A strong body is as important as a calm mind. Through regular physical exercises, we can keep ourselves physically and mentally fit. In recent years, the outstanding performances of Hong Kong athletes have aroused interest among the general public in sports. This issue includes an interview with Dr Lawrence Ho Ka-ki from the Department of Social Sciences and Policy Studies (SSPS)** and Dr Gary Chow Chi-ching from HPE. They share with us their views on sports development in Hong Kong, including what factors contributed to the successes of our athletes and what should we do if the city wants to attain an even higher level of achievements in sports.

Among the athletes who achieved good results in recent international tournaments, there was no lack of students from this University. These EdUHK elite athletes, all of them studying at HPE, have undergone tough training for the glory at the games. In this issue, several elite athletes share with us their moments of triumph at the Hangzhou 2022 Asian Games. Four FLASS students who have received the President Honour accolades and two students winning the AIA Scholarships also tell us their accounts on how to live a balanced university life between academic pursuit, character building, and community service.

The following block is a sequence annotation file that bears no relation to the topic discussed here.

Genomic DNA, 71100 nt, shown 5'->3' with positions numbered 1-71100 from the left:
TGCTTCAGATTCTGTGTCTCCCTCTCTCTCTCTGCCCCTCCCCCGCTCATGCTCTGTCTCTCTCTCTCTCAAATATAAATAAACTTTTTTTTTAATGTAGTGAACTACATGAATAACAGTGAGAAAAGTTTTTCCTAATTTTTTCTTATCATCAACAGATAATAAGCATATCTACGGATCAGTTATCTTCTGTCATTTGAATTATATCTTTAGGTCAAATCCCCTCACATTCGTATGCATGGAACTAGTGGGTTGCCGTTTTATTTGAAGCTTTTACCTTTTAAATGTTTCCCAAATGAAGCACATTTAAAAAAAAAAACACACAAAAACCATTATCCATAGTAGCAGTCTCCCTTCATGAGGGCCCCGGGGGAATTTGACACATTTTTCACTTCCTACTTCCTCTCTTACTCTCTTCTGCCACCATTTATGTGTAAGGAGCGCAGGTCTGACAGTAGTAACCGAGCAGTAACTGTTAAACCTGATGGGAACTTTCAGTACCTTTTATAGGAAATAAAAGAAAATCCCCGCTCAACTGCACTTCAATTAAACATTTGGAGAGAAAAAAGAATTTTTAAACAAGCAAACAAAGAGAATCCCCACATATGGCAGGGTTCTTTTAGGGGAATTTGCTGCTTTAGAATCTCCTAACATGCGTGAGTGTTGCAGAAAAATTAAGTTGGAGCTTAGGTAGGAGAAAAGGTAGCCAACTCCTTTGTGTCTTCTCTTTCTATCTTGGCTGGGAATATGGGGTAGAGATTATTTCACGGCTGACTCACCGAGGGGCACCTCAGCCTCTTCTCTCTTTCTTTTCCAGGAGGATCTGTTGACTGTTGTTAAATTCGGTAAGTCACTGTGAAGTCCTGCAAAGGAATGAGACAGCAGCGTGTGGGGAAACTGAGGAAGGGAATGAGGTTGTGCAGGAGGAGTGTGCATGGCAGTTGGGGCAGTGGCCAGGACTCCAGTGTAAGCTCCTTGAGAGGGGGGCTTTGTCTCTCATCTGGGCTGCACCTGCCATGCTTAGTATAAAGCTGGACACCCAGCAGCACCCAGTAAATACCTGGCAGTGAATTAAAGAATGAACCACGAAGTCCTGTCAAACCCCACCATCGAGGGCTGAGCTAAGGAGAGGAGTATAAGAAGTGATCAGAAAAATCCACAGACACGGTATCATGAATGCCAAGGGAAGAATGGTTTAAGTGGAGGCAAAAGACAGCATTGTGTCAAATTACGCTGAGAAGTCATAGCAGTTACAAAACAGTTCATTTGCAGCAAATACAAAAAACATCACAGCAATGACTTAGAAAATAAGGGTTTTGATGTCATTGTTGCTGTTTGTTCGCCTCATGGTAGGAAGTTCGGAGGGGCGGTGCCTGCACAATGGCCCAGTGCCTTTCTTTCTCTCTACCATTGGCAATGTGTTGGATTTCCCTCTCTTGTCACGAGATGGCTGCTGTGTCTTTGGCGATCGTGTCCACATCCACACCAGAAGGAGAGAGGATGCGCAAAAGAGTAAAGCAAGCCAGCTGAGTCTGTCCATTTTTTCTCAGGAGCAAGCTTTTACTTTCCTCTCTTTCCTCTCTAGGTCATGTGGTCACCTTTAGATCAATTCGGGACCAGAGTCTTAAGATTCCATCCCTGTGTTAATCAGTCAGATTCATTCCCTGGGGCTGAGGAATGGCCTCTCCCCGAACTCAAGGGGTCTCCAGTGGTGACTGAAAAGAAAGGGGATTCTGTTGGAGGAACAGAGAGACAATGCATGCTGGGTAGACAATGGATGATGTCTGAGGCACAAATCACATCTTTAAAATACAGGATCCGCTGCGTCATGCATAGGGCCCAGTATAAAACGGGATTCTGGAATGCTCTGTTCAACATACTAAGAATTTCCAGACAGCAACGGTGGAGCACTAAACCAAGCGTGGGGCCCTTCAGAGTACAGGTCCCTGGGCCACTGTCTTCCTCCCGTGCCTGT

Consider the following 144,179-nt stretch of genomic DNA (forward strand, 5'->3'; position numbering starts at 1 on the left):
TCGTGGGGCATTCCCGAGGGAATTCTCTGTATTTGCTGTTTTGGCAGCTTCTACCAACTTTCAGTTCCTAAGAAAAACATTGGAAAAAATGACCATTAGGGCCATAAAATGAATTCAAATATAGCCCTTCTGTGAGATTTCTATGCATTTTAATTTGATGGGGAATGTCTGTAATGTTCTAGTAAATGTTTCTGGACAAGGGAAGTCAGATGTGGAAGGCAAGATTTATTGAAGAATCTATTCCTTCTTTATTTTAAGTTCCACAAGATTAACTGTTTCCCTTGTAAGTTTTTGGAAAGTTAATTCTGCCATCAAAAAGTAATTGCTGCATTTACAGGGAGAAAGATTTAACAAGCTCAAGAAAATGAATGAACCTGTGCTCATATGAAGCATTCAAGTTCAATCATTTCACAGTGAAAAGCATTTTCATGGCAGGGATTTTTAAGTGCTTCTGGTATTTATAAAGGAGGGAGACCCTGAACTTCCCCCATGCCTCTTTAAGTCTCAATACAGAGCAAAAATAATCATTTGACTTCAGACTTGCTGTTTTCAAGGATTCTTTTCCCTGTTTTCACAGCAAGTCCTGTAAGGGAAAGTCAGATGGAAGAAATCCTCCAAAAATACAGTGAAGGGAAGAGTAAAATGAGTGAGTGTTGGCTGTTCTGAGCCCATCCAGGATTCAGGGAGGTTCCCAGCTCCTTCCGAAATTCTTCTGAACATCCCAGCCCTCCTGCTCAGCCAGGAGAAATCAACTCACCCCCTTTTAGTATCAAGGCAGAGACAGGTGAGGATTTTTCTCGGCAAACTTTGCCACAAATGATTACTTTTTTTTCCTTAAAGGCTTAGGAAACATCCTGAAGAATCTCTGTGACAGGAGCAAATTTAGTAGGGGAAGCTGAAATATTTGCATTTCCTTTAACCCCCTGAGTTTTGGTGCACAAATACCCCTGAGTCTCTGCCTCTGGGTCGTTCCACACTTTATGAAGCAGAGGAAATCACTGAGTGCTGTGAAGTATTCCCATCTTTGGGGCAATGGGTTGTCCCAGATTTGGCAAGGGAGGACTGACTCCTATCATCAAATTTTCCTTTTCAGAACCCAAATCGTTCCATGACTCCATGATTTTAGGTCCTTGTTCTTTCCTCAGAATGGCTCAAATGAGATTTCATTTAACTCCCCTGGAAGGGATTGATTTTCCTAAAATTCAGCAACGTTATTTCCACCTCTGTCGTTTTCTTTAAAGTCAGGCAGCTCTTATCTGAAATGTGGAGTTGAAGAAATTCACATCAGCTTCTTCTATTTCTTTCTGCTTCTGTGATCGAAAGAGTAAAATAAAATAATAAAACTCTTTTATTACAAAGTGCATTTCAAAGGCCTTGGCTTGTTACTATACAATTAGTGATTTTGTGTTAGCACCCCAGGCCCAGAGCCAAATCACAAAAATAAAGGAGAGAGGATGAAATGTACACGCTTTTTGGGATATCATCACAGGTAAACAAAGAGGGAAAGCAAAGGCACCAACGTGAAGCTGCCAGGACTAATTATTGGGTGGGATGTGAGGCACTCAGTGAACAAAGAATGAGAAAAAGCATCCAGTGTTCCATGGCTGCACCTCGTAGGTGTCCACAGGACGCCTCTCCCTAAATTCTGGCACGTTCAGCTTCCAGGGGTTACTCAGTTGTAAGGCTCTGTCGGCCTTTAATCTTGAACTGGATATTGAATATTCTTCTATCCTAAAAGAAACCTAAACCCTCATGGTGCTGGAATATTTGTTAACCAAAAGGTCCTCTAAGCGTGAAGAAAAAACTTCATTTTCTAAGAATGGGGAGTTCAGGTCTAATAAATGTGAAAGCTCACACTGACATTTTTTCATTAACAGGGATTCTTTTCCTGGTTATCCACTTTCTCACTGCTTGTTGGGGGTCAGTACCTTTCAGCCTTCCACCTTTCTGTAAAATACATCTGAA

Dr Isabella Ng Fung-sheung from SSPS is an esteemed scholar on cross-boundary migration studies. She is currently working on a large-scale EU-funded transnational research project on migration led by the Université libre de Bruxelles of Belgium. Hailing from a journalism background, she talks about her current research work and the three elements necessary for a successful research work: a sensitivity in your observations, a passion for your research, and the commitment to seek truth.

Winter is the time where graduates come back to the campus to celebrate their accomplishments after years of devoted studies. I congratulate all new graduates of FLASS and wish them every success in their future endeavours. In September 2023, a group of alumni from the former Department of Social Sciences** who have worked in society for several years also came back to campus to teach their fellow juniors how to find a job that they can unleash their potentials, and give them tips about how to perform in the workplace. Go to the Community Voices section of this newsletter to read more about their sharing.